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Nevada Gov. Sisolak proposes pay raises for teachers

Updated January 31, 2019 - 2:52 pm

CARSON CITY — Gov. Steve Sisolak proposed significant increases in funding for health care and education in Nevada, including a 3 percent pay raise for teachers, and expressed his desire to increase minimum wage in his first State of the State address to lawmakers Jan. 16.

The speech from Sisolak, the first Democrat elected as governor in Nevada in two decades, laid out his priorities in front of a joint meeting of Senate and Assembly members as Democrats are set to enter the Legislature with majority control of both chambers as well as the governor’s seat for the first time in 28 years.

On top of calling for increased funding for education and health care services, Sisolak’s 48-minute speech focused heavily on Democratic priorities that also included measures on gun control, immigration and criminal justice, but with a promise of no new taxes.

“The budget and priorities that I will outline tonight are focused on this objective: making sure that Nevada’s economic recovery reaches every family, that our schools prepare every child to reach their potential, that our health care system is there for every Nevadan that needs it,” Sisolak said.

Assembly Minority leader Jim Wheeler, R-Gardnerville, was skeptical about the scope of Sisolak’s plans.

“I hope that the governor really follows through on the bipartisanship part of the speech. He said that he wanted to work with Republicans, and we want to work with him,” Wheeler said. “I don’t see any way that we can afford everything that he’s asking for given our current budget.”

Education

The governor proposed a total of more than $600 million over the next two years in new state funding for education, including $90 million for a 3 percent salary increase this year for the state’s 26,500 K-12 teachers, the first such raise in 12 years. He proposed a $2 million increase in reimbursements to teachers who buy school supplies, from $100 to $180 per teacher per year.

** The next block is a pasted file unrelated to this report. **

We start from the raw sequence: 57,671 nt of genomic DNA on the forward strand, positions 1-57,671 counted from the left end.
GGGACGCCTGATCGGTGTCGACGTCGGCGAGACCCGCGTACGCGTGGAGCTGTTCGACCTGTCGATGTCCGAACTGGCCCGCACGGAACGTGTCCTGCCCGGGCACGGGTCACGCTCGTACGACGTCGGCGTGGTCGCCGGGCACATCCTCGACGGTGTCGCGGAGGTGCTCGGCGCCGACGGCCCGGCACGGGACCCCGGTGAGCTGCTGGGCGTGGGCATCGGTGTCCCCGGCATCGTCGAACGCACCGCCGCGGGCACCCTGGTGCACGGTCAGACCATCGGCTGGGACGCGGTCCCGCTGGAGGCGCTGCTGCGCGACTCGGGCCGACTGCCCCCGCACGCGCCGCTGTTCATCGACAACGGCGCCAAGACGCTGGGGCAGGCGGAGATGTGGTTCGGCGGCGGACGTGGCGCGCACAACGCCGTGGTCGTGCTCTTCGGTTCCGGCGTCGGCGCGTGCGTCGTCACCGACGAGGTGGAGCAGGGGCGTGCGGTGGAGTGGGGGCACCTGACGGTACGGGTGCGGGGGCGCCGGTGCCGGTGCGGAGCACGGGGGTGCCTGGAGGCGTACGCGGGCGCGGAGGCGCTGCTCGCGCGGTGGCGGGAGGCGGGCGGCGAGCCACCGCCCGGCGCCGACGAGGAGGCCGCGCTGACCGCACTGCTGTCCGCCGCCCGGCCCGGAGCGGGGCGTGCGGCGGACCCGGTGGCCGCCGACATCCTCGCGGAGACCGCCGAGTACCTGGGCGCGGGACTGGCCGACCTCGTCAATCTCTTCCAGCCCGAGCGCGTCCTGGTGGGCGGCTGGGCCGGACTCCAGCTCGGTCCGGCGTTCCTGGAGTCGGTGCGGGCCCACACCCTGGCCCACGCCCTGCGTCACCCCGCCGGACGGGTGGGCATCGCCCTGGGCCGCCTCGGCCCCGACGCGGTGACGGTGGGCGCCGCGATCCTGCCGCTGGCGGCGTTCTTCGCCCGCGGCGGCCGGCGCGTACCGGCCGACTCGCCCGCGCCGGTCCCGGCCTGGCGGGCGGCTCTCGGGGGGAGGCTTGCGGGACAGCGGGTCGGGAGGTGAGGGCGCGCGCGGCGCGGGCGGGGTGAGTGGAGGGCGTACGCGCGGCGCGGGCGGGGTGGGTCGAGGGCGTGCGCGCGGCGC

Other educational initiatives:

■ An increase in the New Nevada Plan from $36 million to $70 million to fund academic support for an additional 28,200 at-risk students. The governor also said he wanted to review the decades-old statewide funding formula.

■ $44.7 million for pre-school development programs, and $63.4 million for Read by Grade 3.

■ $100 million for Nevada’s Zoom Schools and $50 million for Victory School programs.

■ $1 million to expand career and technical education to serve an additional 2,000 students.

■ $2 million annual increase in graduate medical school education funding, a new health sciences building for the College of Southern Nevada and a new education building at Nevada State College.

■ A one-time $8.6 million infusion to Washoe County schools to rectify a state bookkeeping error.

■ Money from the 10 percent marijuana tax toward preventing school violence.

Health care

Like education, health care was one of the major tenets of Sisolak’s campaign.

“As long as I’m in office, Nevada will continue supporting and defending the Affordable Care Act, including all protections for those with pre-existing conditions,” Sisolak said.

Sisolak said his budget will include the largest investment of general fund dollars to the Nevada Department of Health and Human Services in state history.

Some of his health care proposals include:

■ Creating the Patient Protection Commission, which he said would take a comprehensive look at health care in Nevada, including reining in prescription drug prices.

■ $3 million per year to expand women’s health care services, including things like cervical cancer screenings and family planning programs.

■ Increasing Medicaid reimbursement rates for Neonatal and Pediatric Intensive Care units.

■ Increasing the hours of Mobile Crisis Units in the state.